NBA 2K23 Review: Not Quite a Perfect Release
The NBA season is right around the corner, which means another entry in the NBA 2K franchise is again taking its shot to be the best sports game available. This year, NBA 2K23 brings a slew of new gameplay enhancements, a revamped Jordan Challenge, a big city to explore in MyCareer, a new spin on MyNBA with different playable Eras, and other improvements that will keep fans busy for the rest of the year.
However, the cracks begin to show after a few games, and the immersion breaks a lot easier than in previous games in the series.
NBA 2K23 Review: Not Quite a Perfect Release
From the moment you enter a game, which happens lightning fast on the Playstation 5, the atmosphere conveys the feeling of watching a real NBA match-up. The arenas are electric, the crowds are energetic, and the player introductions are entertaining. This has always been the case for the 2K series, but it is especially prominent this year. Without a doubt, NBA 2K23 is one of the prettiest games on current-gen consoles and in the series; the player animations coupled with signature taunts and shots help create a sense of place few other sports games can muster.
It’s too bad, then, that excitement fades after playing a few games and hearing Kevin Harlan and Brian Andersen provide the same commentary they did two games ago. 2K23 hasn’t done much to improve on the already stellar lineup of broadcasters, and if you played last year's title, you know what Harlan and Andersen will say after and between every big play.
And while the players look their best this year, there are still a few issues that get in the way. Players’ eyes move around randomly, and there are moments where they clip through each other while interacting on the bench, all things that ruin some truly fun moments and celebrations. Overall, it’s indicative of the series taking an “if it ain’t broke, don’t fix it” stance without updating and upgrading old systems to feel fresh.
2K23 has a lot to offer on and off the court, though the modes are just about the same as those in 2K22. The differences lie in the choices you can make within those modes.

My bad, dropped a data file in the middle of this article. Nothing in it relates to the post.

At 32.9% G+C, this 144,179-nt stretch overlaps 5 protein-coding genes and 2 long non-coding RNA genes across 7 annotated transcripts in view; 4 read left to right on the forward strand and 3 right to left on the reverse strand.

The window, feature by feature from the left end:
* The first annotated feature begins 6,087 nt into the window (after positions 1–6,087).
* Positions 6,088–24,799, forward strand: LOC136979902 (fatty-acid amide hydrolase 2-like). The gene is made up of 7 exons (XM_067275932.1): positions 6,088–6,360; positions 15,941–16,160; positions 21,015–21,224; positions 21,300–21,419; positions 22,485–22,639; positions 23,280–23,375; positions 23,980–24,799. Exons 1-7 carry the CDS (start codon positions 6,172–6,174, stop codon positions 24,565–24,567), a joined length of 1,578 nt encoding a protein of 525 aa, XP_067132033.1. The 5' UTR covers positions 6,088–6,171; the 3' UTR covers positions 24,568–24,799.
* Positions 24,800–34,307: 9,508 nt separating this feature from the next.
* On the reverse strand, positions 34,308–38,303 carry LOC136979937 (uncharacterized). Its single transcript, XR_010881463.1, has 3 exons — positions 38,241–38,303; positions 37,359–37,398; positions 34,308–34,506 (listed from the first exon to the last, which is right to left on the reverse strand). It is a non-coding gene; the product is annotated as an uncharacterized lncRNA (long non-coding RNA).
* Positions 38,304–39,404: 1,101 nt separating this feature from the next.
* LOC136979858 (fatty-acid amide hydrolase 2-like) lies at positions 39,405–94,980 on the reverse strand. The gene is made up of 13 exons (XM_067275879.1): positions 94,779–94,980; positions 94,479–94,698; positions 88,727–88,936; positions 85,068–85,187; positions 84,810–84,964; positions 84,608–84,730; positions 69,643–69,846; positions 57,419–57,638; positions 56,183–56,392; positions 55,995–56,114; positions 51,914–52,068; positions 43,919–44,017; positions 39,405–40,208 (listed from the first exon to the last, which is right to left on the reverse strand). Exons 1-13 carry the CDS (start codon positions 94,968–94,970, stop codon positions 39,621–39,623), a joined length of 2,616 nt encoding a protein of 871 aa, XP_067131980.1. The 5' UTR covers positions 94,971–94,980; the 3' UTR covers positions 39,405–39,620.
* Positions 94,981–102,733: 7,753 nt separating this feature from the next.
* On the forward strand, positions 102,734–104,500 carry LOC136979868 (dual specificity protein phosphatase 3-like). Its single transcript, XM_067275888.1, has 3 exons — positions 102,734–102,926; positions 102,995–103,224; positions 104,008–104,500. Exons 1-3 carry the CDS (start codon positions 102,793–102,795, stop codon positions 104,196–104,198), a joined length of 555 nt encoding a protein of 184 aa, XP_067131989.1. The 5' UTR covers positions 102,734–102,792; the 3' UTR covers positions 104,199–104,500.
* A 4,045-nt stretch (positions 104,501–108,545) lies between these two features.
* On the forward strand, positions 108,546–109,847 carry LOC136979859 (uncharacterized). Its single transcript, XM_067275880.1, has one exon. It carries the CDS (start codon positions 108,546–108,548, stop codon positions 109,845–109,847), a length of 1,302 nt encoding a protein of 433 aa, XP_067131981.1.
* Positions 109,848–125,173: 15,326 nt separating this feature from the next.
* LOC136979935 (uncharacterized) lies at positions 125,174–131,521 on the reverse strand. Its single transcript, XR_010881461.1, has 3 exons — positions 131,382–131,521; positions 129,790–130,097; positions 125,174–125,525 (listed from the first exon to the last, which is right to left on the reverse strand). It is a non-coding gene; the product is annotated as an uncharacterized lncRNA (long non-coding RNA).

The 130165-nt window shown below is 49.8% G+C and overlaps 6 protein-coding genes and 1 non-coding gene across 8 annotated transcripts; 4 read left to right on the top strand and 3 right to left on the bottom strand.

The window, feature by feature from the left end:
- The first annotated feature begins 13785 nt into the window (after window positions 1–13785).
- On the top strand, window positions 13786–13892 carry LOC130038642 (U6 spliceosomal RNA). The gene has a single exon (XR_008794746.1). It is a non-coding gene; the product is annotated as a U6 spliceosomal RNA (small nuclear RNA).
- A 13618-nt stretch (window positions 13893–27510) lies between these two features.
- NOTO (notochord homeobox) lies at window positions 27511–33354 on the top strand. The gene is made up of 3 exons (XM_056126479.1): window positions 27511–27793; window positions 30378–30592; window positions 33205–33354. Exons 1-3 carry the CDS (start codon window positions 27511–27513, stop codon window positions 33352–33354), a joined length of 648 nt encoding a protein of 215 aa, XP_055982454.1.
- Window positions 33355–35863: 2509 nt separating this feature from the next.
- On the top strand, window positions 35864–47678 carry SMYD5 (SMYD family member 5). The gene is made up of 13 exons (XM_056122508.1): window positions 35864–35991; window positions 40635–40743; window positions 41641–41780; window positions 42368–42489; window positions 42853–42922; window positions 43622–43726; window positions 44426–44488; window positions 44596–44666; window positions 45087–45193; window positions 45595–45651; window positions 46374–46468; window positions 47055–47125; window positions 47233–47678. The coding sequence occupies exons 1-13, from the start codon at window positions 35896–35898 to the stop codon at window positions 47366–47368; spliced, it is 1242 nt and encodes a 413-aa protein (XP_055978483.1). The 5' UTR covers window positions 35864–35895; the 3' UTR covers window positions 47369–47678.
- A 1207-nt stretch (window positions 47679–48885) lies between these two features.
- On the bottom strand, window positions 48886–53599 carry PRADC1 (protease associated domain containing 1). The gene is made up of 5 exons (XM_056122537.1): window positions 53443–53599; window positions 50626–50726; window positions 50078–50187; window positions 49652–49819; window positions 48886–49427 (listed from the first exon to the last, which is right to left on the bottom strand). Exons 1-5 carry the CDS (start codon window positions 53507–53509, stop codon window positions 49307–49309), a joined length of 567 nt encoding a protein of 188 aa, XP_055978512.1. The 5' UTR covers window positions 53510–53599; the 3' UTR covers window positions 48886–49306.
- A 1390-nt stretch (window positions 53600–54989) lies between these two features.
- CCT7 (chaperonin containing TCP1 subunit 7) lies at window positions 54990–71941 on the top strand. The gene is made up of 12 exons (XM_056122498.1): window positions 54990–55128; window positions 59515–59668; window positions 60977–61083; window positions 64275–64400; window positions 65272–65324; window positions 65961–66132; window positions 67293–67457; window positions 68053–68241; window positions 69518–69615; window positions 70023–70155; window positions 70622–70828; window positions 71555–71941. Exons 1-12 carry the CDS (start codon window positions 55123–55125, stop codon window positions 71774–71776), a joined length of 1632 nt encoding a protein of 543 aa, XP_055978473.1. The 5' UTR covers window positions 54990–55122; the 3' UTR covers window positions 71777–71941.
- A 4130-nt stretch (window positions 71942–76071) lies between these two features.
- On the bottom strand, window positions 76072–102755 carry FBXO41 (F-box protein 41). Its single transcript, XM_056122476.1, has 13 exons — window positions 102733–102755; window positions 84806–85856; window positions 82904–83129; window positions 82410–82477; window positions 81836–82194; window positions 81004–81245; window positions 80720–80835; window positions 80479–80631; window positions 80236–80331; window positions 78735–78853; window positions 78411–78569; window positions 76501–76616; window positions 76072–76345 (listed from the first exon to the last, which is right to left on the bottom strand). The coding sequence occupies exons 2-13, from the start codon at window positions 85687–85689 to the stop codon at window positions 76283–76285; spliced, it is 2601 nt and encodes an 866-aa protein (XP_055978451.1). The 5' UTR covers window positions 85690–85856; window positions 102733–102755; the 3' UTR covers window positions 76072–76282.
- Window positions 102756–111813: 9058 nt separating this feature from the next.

MyCareer is exactly what you’d expect: it’s a story that follows a blossoming star facing an uphill battle to prove they deserved to land where they did in the NBA Draft. There are dialogue choices that affect in-game boosts and shape the player you’ll become as your career moves forward. The system takes cues from Mass Effect’s Paragon/Renegade system, only replaced here with the confident Trailblazer, á la Mamba Mentality or General, who lets their game speak for itself.
MyCareer is filled with quest markers and points of interest; there is a lot of walking around and meeting quirky characters around the city, which is big for a sports sim title. However, what you do between games is a bit tedious: you walk in The City to a quest marker, talk to a character, complete trivial objectives, like running two drills at the gym, working out, and completing time trials on a skateboard, and then jump into the next game before repeating it all again. Navigating in these areas feels especially slow, and the pace suffers because of it, further exacerbated by consistent frame rate drops while exploring.
Overall, the experience is a bit cumbersome, especially because it’s a shared online hub, and 2K23 relies on an internet connection, causing quite a few hiccups with connectivity and the inability to even access the mode close to launch. It was something especially prominent when using the NBA 2K App to apply a face scan for the player, which just didn’t work during my review.
In recent years, fans have lamented MyCareer’s story for poor voice acting and goofy inclusions like Jake from State Farm. While the voice acting is a lot better this year, 2K23 still really wants to lean into its quirkiness: Jake is still here, and joining him is Ronnie2k and a bunch of NBA legends and stars like Zion Williamson and Kevin Garnett. While these characters are a lot more grounded and help push the narrative toward making your player a Legend, the interactions are still awkward, and a lot of the dialogue, while acted well, isn’t written well.